Google to offer businesses cheap Wi-Fi routers
Google aims to make it easier for the public to access its online services by offering businesses heavily subsidised Wi-Fi routers.
The routers will be offered to small- and medium-sized businesses such as bars, restaurants or even libraries where customers are likely to access the internet, according to plans seen by The Information.
The idea is to make it easier for people to get online while away from home, reducing barriers that might prevent users from accessing Google’s portfolio of services.
Google will take the pain out of having to log in to every Wi-Fi hotspot with different credentials by automatically authenticating users with their Google username and password every time they’re within range of one of the hotspots.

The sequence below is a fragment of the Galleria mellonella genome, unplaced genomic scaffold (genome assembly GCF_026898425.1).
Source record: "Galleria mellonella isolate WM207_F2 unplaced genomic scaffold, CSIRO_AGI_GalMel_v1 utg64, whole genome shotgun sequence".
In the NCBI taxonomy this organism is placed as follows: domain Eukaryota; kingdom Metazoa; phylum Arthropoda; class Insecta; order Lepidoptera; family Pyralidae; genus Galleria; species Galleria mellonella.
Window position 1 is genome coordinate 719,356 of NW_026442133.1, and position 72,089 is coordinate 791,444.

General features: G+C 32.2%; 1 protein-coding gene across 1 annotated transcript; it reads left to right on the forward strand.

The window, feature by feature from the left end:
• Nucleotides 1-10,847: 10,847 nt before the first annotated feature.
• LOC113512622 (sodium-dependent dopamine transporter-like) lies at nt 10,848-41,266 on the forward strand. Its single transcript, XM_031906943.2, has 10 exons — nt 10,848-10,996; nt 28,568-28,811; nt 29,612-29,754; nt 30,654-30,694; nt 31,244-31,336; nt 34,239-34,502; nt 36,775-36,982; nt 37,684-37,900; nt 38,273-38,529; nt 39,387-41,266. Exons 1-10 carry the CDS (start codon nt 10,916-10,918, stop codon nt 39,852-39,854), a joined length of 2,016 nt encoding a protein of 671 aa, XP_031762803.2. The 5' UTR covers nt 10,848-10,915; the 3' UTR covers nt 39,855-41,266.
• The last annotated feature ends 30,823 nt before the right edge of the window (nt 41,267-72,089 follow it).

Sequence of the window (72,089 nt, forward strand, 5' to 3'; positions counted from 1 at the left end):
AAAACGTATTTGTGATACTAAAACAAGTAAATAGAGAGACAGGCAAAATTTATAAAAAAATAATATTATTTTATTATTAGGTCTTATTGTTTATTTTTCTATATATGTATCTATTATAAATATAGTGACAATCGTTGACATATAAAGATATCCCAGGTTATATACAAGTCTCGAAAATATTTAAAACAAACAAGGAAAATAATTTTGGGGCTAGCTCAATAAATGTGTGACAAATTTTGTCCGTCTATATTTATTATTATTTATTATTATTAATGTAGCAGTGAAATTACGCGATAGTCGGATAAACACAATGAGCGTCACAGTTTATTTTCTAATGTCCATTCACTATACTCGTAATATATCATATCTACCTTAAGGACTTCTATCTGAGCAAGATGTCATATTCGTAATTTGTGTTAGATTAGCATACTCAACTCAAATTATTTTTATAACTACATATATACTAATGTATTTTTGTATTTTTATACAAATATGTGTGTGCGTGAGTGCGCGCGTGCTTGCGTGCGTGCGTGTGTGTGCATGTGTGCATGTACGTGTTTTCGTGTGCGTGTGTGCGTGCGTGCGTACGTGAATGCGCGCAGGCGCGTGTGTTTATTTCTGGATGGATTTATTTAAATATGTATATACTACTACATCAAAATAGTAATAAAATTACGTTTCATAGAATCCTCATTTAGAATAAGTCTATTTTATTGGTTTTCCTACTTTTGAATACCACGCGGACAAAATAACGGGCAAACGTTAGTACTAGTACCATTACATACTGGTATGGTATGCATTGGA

The commerical-grade routers will run off the business’ existing internet connection, with Google heavily subsidising the cost of the hardware itself. It’s unclear whether the scheme will be offered outside of the US.
Google has several initiatives running to make internet connectivity ubiquitous. It operates its own fibre network in parts of the US, while the ambitious Project Loon aims to beam internet connections to some of the remotest parts of the world using various types of aircraft, including hot-air balloons.